Why are there maggots in my dog’s food?
The same reason you sometimes find maggots in the rice or flour in your pantry. Insects can find their way into packaged food and the eggs will hatch in warm temperatures, leaving the food crawling with maggots.
When you buy large bags of kibble there’s plenty of time for the maggots to come out, so it would be better to buy smaller bags. If you’ve just opened a bag of dog food and it’s full of maggots you should simply return it to the store and buy something else. In most cases, it’s got nothing to do with the brand, these things happen.
Why do dogs become infested with maggots?
Maggots crawling on your dog’s skin is more than a disgusting sight. It’s a sign of a serious problem, myasis, or maggot infestation, that you should take care of right away.
Flies only care about providing nutrition for their larvae and if your dog has a wound that’s been left untreated they will lay eggs in it.
It’s not just a wound that attracts flies, any weak spot is good. You can find maggots around an infected bite, in skin folds, an infected ear or on fur matted with urine and feces. Any place where there’s food readily available, the maggots will thrive. Once they get through the dead or infected skin the maggots will attack the healthy skin, using saliva to digest it. Also, maggots can burrow under the skin or inside your pet’s rectum or vagina.
You should take action as soon as you discover maggots anywhere on your pet as the tiny things can release toxins that are poisonous to dogs. Treat it as a medical emergency, as your dog might get a fever that can easily escalate to lethargy and toxic shock, which can be lethal.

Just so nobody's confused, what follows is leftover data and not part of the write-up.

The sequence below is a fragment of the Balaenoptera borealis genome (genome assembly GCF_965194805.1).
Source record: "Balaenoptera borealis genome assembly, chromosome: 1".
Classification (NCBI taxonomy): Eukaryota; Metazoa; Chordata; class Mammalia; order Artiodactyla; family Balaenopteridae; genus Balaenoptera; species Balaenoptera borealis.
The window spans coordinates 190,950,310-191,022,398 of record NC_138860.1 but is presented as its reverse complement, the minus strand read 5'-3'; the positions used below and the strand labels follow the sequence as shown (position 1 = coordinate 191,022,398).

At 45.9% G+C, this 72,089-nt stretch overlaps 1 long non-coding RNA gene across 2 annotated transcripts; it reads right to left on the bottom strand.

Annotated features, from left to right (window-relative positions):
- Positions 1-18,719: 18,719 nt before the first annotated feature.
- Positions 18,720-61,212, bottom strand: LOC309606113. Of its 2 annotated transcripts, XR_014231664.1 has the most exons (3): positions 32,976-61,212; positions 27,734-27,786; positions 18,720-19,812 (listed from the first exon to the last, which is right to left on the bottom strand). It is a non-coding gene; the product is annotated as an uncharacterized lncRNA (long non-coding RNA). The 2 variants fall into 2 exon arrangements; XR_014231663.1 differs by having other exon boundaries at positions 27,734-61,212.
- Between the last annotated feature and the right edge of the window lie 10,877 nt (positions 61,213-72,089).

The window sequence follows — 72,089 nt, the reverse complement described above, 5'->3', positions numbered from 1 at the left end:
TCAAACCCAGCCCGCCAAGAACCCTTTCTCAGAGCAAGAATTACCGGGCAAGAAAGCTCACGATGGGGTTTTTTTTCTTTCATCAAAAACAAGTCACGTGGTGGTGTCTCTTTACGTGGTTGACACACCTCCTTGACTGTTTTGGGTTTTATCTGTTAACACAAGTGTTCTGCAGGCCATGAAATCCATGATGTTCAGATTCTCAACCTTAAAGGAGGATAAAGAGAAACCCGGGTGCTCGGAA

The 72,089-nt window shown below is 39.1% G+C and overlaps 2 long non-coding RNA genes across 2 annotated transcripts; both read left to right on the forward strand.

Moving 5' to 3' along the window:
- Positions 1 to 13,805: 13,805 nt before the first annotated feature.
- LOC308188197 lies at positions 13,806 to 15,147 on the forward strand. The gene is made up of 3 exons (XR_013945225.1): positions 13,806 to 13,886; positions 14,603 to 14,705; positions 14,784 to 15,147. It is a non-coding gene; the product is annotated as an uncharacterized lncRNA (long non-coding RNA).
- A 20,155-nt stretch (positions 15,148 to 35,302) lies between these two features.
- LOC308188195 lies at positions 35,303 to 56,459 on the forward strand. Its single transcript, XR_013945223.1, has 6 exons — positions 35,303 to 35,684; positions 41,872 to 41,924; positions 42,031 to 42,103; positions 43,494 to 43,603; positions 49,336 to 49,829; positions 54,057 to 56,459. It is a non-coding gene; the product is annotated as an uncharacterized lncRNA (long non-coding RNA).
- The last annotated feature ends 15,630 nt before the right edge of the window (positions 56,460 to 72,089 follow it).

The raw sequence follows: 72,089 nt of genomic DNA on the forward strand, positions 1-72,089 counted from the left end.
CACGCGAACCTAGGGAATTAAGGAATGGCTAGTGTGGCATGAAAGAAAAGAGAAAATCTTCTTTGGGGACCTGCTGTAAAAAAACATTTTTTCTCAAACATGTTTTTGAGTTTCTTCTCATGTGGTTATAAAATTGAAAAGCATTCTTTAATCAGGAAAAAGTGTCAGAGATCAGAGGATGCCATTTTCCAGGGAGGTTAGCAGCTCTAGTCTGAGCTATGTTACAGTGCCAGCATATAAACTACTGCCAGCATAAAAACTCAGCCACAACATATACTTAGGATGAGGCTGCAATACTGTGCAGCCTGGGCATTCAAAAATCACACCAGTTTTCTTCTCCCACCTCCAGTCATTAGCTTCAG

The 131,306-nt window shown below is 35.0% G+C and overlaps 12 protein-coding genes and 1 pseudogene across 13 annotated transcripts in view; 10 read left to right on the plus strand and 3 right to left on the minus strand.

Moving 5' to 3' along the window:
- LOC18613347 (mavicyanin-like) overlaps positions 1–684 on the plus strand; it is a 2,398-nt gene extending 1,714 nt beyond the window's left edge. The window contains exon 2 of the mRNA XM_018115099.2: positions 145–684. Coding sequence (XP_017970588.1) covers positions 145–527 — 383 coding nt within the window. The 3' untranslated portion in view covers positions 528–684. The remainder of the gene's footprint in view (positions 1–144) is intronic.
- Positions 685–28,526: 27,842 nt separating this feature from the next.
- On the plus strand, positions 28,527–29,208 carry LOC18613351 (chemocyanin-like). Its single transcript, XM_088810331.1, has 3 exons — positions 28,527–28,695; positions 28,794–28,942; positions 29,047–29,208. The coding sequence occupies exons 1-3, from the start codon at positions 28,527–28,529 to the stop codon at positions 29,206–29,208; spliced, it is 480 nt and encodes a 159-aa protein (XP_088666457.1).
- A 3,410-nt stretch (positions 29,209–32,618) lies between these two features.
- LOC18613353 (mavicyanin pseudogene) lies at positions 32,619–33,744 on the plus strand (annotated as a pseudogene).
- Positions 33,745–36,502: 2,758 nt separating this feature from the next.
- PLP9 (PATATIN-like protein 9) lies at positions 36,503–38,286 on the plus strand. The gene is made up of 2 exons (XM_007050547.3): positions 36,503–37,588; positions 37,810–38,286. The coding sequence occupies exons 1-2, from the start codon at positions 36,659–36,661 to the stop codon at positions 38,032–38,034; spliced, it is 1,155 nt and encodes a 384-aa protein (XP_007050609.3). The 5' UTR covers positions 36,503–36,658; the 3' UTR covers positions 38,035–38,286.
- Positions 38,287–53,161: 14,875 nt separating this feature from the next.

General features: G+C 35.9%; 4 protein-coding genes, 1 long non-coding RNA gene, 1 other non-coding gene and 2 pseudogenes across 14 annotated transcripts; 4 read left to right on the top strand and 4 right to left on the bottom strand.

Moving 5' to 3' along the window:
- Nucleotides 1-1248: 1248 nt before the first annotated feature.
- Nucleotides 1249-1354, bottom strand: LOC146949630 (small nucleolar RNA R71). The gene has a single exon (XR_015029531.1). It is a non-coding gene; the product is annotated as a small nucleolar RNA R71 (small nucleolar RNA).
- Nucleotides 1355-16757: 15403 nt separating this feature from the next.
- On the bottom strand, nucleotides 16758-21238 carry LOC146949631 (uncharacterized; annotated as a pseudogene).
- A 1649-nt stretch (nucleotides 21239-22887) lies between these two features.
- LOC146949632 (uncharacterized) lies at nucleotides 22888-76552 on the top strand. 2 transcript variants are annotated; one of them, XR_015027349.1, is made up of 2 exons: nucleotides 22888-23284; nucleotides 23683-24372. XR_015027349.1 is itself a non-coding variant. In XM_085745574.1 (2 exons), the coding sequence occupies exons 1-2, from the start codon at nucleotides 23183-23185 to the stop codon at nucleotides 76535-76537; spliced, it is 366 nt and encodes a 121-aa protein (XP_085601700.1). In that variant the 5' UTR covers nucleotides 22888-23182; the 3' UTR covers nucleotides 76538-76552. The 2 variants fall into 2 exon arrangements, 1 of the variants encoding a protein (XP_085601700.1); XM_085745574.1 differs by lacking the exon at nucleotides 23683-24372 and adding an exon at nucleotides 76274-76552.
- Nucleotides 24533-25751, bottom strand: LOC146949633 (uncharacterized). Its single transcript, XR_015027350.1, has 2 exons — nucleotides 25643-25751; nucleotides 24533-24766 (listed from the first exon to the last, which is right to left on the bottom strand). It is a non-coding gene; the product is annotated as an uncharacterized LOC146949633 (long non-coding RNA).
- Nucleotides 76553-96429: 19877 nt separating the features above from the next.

Beware of so-called home remedies you might find online which recommend pouring lime, turpentine or petrol on the wound. That’s mostly useless and can harm the dog more than he already is. A safe home remedy is to squirt a vial of Ivermectin into the wound, as this kills maggots on contact. Clean the wound after half an hour and disinfect with an iodine solution.
However, that’s a solution to be used only in an emergency when you cannot get to a vet right away. Schedule an appointment as soon as possible as your pet might need antibiotics or steroids to reduce inflammation.
Dogs don’t go out looking for maggots specifically. They ingest maggots together with something that catches their interest, like rotten food, dead animals or poop. Maggots are not toxic to dogs when ingested and they do not cause worms in a dog.
You should be more concerned about the bacteria in the spoiled food, which can give your dog food poisoning. Also, your dog might get worms from eating the poop of other animals.
Train your dog to stay away from the trash can and if you discover he is interested in more than giving a sniff to random poop, keep him on a tight leash and prevent him from eating it.